Feed a good diet keep everything clean and eye problems are rare. I have never had one in 25 years. Fighting can cause eye attacks, That has happened in the aviary, Parrots like poultry are attracted to eyes. When a hen dies and you find the corpse in the poultry yard, you may find her sisters have eaten the eyes .Eyes area an excellent source of protein. Perdy our Lesser Sulphur Crested Cockatoo, never attacked other birds or chicks but would never allow eyes to remain on any toy or photograph but would rip them off

Pets for Home. A first-rate internet website gives the following useful advice

Eye Disorders Commonly Seen in Birds Pets for Home

HEALTH & SAFETY•21 March 2022

An injury to the eye or a condition that's triggered by some sort of infection can lead to more serious conditions that need immediate treatment. However, the symptoms of an eye disorder may well be due to something else going on and which needs to be investigated by a vet so a correct diagnosis can be made earlier rather than later.

As a rule of thumb you should never take an eye disorder lightly and if in doubt you should seek veterinary advice as soon as possible. A vet would be able to make a thorough examination of your bird so that any other internal diseases can be ruled out as the cause of the complaint before treating the condition with the right medication.

Eye Disorders to Watch Out For

One of the more common eye disorders to affect birds is conjunctivitis and it's typically caused by a bacterial infection. A bird's eyes become red and swollen which can then lead to photo-sensitivity which is a painful condition that's exacerbated by light. However, conjunctivitis can also be a symptom of a few other health issues where birds are concerned. This includes when they suffer from any sort of respiratory infection. Other eye disorders that affect birds include the following:


Another very painful condition, uveitis affects the inner areas of the eye making them inflamed and sore. It's typically associated with other health issues namely any internal diseases that may be present. To avoid cataracts from forming, the condition needs to be caught and treated as early as possible or it could lead to other complications.


It is usually due to a deficiency of Vitamin E that birds develop cataracts although it could also be due to an infection. Sometimes when birds are exposed to artificial light for long periods, this too can be the cause cataracts to develop which is why it is essential for the right type of lighting be fitted in an aviary and which suit the species of birds kept in it.

Marek's Disease

Caused by a viral infection, Marek's disease is a particularly nasty condition and sadly once a bird is infected with the virus, they cannot be cured. However, the good news is there is a vaccination against Marek's disease which you should ask your vet about. Marek's affects a bird's eyes in many ways causing irregular shaped pupils and iris problems which can then develop into cancer.

Avian Pox

This is another viral infection which sees blisters forming on a bird's eyelids which become swollen and sore. Birds partially lose their sight when they suffer from the condition but the eyeball itself is not affected. The good news is their vision does return once the bird has been treated with the right medication and this needs to be done as soon as a bird has been diagnosed with the condition.

The Causes of Eye Disorders

The majority of eye disorders seen in birds are typically caused by some sort of bacterial infection – salmonella being one which can trigger conjunctivitis and ophthalmitis. This is another nasty conditions where eyes become inflamed with pus forming in the conjunctiva and eyeball and if left untreated can lead to blindness. On top of this salmonella is very contagious which means it can spread genetically from a parent bird to their young though the yolk.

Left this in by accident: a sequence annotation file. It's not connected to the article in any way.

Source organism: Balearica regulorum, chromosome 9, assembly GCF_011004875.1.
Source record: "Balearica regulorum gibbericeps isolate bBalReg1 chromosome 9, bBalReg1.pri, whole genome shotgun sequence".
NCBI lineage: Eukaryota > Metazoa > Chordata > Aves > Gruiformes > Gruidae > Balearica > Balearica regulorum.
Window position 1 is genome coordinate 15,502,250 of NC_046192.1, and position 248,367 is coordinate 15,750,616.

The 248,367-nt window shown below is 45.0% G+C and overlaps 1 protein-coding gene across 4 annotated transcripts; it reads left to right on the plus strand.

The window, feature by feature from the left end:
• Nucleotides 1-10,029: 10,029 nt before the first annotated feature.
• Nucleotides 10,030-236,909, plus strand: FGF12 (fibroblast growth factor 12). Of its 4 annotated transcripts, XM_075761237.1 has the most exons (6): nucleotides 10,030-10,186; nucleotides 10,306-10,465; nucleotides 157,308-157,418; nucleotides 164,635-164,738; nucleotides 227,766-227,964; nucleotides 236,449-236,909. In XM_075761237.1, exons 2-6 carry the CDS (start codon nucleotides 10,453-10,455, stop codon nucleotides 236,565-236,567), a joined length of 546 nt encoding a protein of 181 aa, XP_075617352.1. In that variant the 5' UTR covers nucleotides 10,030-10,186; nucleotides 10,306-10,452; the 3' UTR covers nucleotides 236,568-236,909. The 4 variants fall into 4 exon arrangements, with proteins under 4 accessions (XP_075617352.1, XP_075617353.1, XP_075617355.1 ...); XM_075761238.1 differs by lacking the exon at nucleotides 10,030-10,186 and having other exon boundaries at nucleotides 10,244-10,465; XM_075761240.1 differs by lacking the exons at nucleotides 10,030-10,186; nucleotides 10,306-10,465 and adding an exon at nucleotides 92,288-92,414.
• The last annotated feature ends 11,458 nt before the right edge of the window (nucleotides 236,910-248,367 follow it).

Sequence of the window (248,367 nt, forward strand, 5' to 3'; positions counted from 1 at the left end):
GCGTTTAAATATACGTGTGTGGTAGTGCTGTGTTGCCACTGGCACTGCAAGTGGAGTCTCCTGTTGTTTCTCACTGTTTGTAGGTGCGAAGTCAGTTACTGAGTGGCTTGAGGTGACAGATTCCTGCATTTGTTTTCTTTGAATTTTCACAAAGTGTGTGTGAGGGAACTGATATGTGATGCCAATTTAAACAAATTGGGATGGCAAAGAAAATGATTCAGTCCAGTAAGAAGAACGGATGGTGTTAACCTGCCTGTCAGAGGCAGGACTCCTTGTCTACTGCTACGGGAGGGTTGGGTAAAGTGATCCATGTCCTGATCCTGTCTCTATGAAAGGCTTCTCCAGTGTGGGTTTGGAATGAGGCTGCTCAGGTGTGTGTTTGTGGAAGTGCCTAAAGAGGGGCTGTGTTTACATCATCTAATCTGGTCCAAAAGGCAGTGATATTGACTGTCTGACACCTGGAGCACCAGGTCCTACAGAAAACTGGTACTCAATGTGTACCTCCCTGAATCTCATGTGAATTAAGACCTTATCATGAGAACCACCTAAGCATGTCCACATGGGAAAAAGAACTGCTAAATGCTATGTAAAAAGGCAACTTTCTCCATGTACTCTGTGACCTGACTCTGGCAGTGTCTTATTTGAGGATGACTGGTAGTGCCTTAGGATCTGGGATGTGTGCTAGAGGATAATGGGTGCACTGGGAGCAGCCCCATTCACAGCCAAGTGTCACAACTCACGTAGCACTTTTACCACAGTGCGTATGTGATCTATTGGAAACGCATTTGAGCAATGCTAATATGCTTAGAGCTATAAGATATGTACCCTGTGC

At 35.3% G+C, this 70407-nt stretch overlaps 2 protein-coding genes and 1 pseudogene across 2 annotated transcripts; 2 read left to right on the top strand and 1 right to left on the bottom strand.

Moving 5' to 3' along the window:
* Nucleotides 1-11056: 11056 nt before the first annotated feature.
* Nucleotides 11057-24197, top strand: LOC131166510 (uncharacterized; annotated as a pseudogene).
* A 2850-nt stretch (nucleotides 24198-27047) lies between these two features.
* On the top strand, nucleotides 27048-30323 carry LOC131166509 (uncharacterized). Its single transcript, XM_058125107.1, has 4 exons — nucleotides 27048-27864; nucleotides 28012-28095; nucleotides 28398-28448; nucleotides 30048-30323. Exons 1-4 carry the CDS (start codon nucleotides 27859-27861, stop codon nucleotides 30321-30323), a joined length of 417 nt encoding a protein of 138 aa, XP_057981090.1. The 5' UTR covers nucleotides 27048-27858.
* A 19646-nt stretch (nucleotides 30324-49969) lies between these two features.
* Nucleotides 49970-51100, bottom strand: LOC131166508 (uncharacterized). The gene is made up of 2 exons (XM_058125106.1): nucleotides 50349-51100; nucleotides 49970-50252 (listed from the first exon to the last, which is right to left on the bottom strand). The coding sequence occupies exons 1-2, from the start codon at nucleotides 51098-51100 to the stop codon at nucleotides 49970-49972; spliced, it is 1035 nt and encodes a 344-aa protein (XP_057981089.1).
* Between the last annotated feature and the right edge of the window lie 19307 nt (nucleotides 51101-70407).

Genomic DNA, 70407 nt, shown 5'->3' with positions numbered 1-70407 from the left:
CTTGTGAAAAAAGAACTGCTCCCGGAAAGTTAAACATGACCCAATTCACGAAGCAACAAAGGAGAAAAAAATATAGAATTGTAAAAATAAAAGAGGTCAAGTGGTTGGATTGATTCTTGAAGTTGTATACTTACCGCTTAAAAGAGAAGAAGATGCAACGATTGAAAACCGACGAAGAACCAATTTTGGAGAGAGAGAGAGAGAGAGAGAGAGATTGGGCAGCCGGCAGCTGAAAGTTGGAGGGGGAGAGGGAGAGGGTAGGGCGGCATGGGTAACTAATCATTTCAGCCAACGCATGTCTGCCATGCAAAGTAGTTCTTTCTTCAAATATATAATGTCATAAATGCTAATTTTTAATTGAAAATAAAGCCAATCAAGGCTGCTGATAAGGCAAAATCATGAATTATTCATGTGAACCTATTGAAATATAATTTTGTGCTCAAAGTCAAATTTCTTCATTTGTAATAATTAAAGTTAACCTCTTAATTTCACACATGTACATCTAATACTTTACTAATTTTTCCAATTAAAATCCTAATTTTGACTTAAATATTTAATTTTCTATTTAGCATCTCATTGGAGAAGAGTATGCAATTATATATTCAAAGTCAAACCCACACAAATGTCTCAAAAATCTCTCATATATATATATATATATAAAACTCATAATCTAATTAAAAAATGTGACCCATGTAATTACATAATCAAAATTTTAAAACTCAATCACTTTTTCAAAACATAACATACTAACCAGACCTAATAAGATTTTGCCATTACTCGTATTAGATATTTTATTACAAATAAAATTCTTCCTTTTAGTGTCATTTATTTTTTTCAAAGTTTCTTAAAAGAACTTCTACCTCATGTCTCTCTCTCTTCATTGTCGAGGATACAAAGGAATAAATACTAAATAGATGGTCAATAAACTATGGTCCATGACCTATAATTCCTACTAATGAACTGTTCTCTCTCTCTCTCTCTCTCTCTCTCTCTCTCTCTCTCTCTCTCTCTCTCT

Eye disorders can be caused by fungal infections too and which can be triggered if a bird is fed mouldy food. One of the most common fungi is Aspergillus which affects their respiratory system and affect the bird's eyes and brain function. The signs to watch out for which could indicate a bird is infected are yellow plaques forming under their eyelids which become very swollen and painful. Should the condition be left untreated, the infection will cause serious damage to a bird's eyes and sight.

Birds are delicate creatures and need to be fed a well balanced diet that contains all the right vitamins they need to remain healthy. If a diet is deficient in Vitamin E, a parent bird may well hatch out a blind chick. Vitamin A is needed so birds develop the correct eye pigmentation and lacrimation. The only way to avoid any such deficiencies is to feed birds a well balanced and nutritious diet to suit their species.

Treatment of Eye Disorders

As soon as you notice any sort of problem with a bird's eyes, you should take them to the vet so a correct diagnosis can be made earlier rather than later. The symptoms to watch out for include the following:

Closed eyes

Swelling of eye areas

Red and inflammation


Avoiding light – photo-sensitivity

Once a diagnosis has been made, the vet would then prescribe the right treatment to suit the condition which may include antibiotic eye drops along with other medication. The key to successfully treating eye disorders commonly seen in birds, is to recognise there is a problem early so that treatment can be started as soon as possible.

Can Eye Disorders be Prevented?

Keeping a bird's environment as clean as possible and ensuring they are being fed a well balanced diet that contains all the right vitamins, can help reduce the chances of any eye disorders developing. You should never feed a bird any old food that may be mouldy either. However, there are certain eye disorders that will develop no matter how careful you are with your birds and as previously mentioned, the earlier a condition is treated the better. Not only would your bird not have to suffer the discomfort of an eye infection getting progressively worse but early veterinary intervention will reduce the risk of any permanent damage being done to their eyes.

Enjoy the colourful plumage to your birds even though you know they are seeing more colours more intensely than you can.